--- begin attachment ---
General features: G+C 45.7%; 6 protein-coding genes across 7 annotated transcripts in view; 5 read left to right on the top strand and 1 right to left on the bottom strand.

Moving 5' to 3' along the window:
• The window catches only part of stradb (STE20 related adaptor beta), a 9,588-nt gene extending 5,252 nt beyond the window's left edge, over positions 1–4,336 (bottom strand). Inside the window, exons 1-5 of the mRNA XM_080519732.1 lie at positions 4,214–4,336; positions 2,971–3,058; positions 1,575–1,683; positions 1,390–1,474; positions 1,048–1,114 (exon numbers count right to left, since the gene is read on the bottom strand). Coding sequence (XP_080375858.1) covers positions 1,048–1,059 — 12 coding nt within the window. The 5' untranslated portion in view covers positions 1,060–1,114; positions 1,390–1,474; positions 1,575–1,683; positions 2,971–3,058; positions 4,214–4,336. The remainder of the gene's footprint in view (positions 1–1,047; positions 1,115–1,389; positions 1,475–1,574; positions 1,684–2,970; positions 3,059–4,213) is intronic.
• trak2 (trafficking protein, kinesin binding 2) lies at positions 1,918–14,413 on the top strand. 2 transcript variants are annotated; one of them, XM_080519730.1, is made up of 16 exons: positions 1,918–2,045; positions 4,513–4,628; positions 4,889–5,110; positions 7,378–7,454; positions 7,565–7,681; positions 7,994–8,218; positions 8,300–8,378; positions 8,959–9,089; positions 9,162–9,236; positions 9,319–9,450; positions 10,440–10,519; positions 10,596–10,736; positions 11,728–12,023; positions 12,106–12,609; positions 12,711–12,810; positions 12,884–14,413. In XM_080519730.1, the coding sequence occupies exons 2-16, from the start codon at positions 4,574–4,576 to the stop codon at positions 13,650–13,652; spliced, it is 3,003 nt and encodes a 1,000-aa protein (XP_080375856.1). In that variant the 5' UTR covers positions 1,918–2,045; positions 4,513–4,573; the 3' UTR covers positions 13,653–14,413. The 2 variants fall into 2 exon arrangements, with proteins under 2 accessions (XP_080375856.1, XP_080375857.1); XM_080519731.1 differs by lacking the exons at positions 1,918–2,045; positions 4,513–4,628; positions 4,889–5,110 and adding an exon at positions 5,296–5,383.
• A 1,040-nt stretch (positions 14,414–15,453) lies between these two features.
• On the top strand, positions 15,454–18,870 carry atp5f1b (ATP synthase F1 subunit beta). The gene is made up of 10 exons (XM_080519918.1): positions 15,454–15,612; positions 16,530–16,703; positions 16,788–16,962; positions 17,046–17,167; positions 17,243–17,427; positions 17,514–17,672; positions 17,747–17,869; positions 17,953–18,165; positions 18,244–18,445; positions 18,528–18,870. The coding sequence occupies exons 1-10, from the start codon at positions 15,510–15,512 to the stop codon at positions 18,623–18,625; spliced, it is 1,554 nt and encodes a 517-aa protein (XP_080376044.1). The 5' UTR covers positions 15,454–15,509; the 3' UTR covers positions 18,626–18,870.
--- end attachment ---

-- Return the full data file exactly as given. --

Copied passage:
General features: G+C 45.7%; 6 protein-coding genes across 7 annotated transcripts in view; 5 read left to right on the top strand and 1 right to left on the bottom strand.

Moving 5' to 3' along the window:
• The window catches only part of stradb (STE20 related adaptor beta), a 9,588-nt gene extending 5,252 nt beyond the window's left edge, over positions 1–4,336 (bottom strand). Inside the window, exons 1-5 of the mRNA XM_080519732.1 lie at positions 4,214–4,336; positions 2,971–3,058; positions 1,575–1,683; positions 1,390–1,474; positions 1,048–1,114 (exon numbers count right to left, since the gene is read on the bottom strand). Coding sequence (XP_080375858.1) covers positions 1,048–1,059 — 12 coding nt within the window. The 5' untranslated portion in view covers positions 1,060–1,114; positions 1,390–1,474; positions 1,575–1,683; positions 2,971–3,058; positions 4,214–4,336. The remainder of the gene's footprint in view (positions 1–1,047; positions 1,115–1,389; positions 1,475–1,574; positions 1,684–2,970; positions 3,059–4,213) is intronic.
• trak2 (trafficking protein, kinesin binding 2) lies at positions 1,918–14,413 on the top strand. 2 transcript variants are annotated; one of them, XM_080519730.1, is made up of 16 exons: positions 1,918–2,045; positions 4,513–4,628; positions 4,889–5,110; positions 7,378–7,454; positions 7,565–7,681; positions 7,994–8,218; positions 8,300–8,378; positions 8,959–9,089; positions 9,162–9,236; positions 9,319–9,450; positions 10,440–10,519; positions 10,596–10,736; positions 11,728–12,023; positions 12,106–12,609; positions 12,711–12,810; positions 12,884–14,413. In XM_080519730.1, the coding sequence occupies exons 2-16, from the start codon at positions 4,574–4,576 to the stop codon at positions 13,650–13,652; spliced, it is 3,003 nt and encodes a 1,000-aa protein (XP_080375856.1). In that variant the 5' UTR covers positions 1,918–2,045; positions 4,513–4,573; the 3' UTR covers positions 13,653–14,413. The 2 variants fall into 2 exon arrangements, with proteins under 2 accessions (XP_080375856.1, XP_080375857.1); XM_080519731.1 differs by lacking the exons at positions 1,918–2,045; positions 4,513–4,628; positions 4,889–5,110 and adding an exon at positions 5,296–5,383.
• A 1,040-nt stretch (positions 14,414–15,453) lies between these two features.
• On the top strand, positions 15,454–18,870 carry atp5f1b (ATP synthase F1 subunit beta). The gene is made up of 10 exons (XM_080519918.1): positions 15,454–15,612; positions 16,530–16,703; positions 16,788–16,962; positions 17,046–17,167; positions 17,243–17,427; positions 17,514–17,672; positions 17,747–17,869; positions 17,953–18,165; positions 18,244–18,445; positions 18,528–18,870. The coding sequence occupies exons 1-10, from the start codon at positions 15,510–15,512 to the stop codon at positions 18,623–18,625; spliced, it is 1,554 nt and encodes a 517-aa protein (XP_080376044.1). The 5' UTR covers positions 15,454–15,509; the 3' UTR covers positions 18,626–18,870.